I had been planning on reading this for a while. Some years ago I was very interested in physics, mathematics and the great minds that formed the foundations of what I studied. "Incompleteness" was recommended to me by another student and I finally have gotten around to starting it, getting halfway through and then putting it down for good. It is not a bad book by any means. I just
Jul 03, 2014 Mary rated it really liked it
Overall, a very engaging read. For the mathematically illiterate,Ike myself, all but one of the chapters is fully comprehensible and the confusing chapter filled with formulas is not necessary to understand and enjoy the overall book and its themes. Goldstein tells us of Godels life and his incompleteness theories' effects on math and philosophy. Perhaps the most intriguing issue she raises is to what extent can his theories be used to understand the "mind"? If formal systems do have an Undecida ...more
Sahil Moza
Aug 28, 2015 Sahil Moza rated it really liked it
Recommended to Sahil by: Vishaka Datta
Well written book about Godel's life. Has a dedicated section for the incompleteness theorems, but it could have been explained better, and is still for a reasonably mathematical audience. So if you are looking for incompleteness theorems explained in layman terms, this book is probably not for you. But if you want to know more about Godel's life and times at the Vienna Circle, the rise and (kind of) fall of logical positivism, and Godel's later life at Princeton, and his friendship with Einstei ...more
Jan 19, 2016 Jake rated it really liked it
Much of Gödel's work is the basis for much of modern proofs in mathematics and this books is a focus on his incompleteness theorem which in affect the keystone of his contributions to this discipline. It states that essentially in any closed arithmatic system there are true statements that cannot be proved. For instance, A=B/C=>C=B/A or A=--A. Both are true but cannot be proven. This may not seem like a big deal but in Gödel's day most mathematicians believed the opposite. I don't really know ...more
Scarlett Sims
When I first started reading this book I thought it was basically going to be a biography of Godel, but it's much better than that. It discusses his proofs, but also why they were so important, especially in the context of other scientific, mathematical, and philosophical thought of the time. The author does write a little bit about his personal life, mostly his later years, which is also quite interesting. I really wish, however, that she had gone into more detail about the actual content of hi ...more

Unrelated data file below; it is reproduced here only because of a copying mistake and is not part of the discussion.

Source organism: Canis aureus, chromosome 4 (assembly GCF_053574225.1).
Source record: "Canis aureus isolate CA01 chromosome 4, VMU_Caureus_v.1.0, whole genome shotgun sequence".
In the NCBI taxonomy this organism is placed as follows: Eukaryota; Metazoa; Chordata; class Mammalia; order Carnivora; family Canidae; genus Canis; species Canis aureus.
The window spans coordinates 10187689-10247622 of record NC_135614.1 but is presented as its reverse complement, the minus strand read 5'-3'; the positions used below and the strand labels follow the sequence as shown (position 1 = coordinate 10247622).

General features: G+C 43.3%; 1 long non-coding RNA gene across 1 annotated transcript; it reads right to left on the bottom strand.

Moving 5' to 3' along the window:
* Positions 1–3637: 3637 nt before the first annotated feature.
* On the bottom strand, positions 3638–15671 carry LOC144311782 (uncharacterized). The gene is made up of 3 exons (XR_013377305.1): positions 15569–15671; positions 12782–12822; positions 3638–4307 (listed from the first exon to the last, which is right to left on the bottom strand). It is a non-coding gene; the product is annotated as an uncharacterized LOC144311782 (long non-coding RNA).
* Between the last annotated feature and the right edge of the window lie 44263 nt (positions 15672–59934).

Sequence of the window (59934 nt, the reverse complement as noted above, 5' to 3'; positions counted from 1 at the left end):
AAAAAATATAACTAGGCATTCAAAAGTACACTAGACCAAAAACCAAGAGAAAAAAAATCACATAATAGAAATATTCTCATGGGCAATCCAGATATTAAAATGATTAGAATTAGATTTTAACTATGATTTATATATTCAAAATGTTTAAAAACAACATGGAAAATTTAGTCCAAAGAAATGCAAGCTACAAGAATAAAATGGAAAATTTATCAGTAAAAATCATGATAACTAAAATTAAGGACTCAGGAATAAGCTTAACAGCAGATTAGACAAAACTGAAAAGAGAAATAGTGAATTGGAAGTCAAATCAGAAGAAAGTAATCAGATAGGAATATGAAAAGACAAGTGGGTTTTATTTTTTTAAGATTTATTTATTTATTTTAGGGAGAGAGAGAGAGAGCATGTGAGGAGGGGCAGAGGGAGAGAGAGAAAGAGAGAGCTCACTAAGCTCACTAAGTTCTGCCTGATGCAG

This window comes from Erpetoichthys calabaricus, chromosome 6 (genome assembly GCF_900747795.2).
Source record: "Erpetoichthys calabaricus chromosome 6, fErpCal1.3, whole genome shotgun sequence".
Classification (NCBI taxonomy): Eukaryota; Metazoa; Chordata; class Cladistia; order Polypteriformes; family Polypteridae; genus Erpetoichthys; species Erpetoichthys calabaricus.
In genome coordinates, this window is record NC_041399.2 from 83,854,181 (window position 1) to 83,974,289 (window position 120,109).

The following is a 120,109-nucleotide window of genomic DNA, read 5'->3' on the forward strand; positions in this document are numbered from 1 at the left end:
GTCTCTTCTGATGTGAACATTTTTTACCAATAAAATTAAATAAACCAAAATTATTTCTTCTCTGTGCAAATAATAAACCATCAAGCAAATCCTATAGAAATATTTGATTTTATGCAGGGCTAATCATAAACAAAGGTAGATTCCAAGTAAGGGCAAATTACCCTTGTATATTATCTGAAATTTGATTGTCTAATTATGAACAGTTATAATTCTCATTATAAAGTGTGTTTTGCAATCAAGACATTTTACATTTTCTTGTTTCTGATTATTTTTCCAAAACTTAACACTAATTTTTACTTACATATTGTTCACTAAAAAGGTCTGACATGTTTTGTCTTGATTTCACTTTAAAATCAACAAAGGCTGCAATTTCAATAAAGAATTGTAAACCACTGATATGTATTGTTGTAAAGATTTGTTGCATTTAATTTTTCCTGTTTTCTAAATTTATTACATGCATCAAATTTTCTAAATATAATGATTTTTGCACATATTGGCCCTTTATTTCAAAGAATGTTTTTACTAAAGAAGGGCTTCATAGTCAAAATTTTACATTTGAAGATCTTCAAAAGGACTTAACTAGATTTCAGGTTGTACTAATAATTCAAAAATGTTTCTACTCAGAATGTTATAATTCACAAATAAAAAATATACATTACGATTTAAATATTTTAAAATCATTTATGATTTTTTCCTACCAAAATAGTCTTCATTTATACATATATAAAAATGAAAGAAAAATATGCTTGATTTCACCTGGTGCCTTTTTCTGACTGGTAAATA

Oct 19, 2007 elizabeth rated it really liked it
I've read Goldstein's fiction and often been a little turned off by her academic snobbery. But this book, despite its exuberant praise of notions of genius, got me excited about logic in a way I hadn't felt since undergraduate days. And lest you thought the life of the logician was all structure, Goldstein lets us know that Godel enjoyed walks with Einstein, reading Kafka and watching Disney's the Seven Dwarves.
Perhaps it's Godel's quirkiness (which dissolves in later life to more profound menta
Aug 18, 2015 Bryan rated it really liked it
Short but fascinating book on the greatest mathematical result of the 20th century. For the most part, Goldstein makes it accessible to the layman, although I did find I had to Google certain mathematical terms I had forgotten. Also, the simplified derivation of the result sometimes caused me to pause and reread certain passages until I understood them. If you enjoy and can follow pop science books such as 'A Brief History of Time,' this book shouldn't present a problem. Although, Goldstein does ...more
Jun 17, 2010 Rod rated it it was amazing
An important and accessible treatment of the Godel incompleteness theorems, perhaps the most important mathematical development of the 20th Century.

The incompleteness theorems combine as a statement in formal number theory that there exist undecidable formulae, that can be neither proven or disproven. In simple terms, this means there are formulas that are true, but cannot, even in theory, be proven true. The implications of the theorems are profound, both in mathematics and epistemology.

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Rebecca Newberger Goldstein grew up in White Plains, New York, and graduated summa cum laude from Barnard College, receiving the Montague Prize for Excellence in Philosophy, and immediately went on to graduate work at Princeton University, receiving her Ph.D. in philosophy. While in graduate school she was awarded a National Science Foundation Fellowship and a Whiting Foundation Fellowship.

After e
More about Rebecca Goldstein...

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“The necessary incompleteness of even our formal systems of thought demonstrates that there is no nonshifting foundation on which any system rests. All truths — even those that had seemed so certain as to be immune to the very possibility of revision — are essentially manufactured. Indeed the very notion of the objectively true is a socially constructed myth. Our knowing minds are not embedded in truth. Rather the entire notion of truth is embedded in our minds, which are themselves the unwitting lackeys of organizational forms of influence.” 5 likes
“The secret of the demagogue is to appear as dumb as his audience so that these people can believe themselves as smart as he is.” 2 likes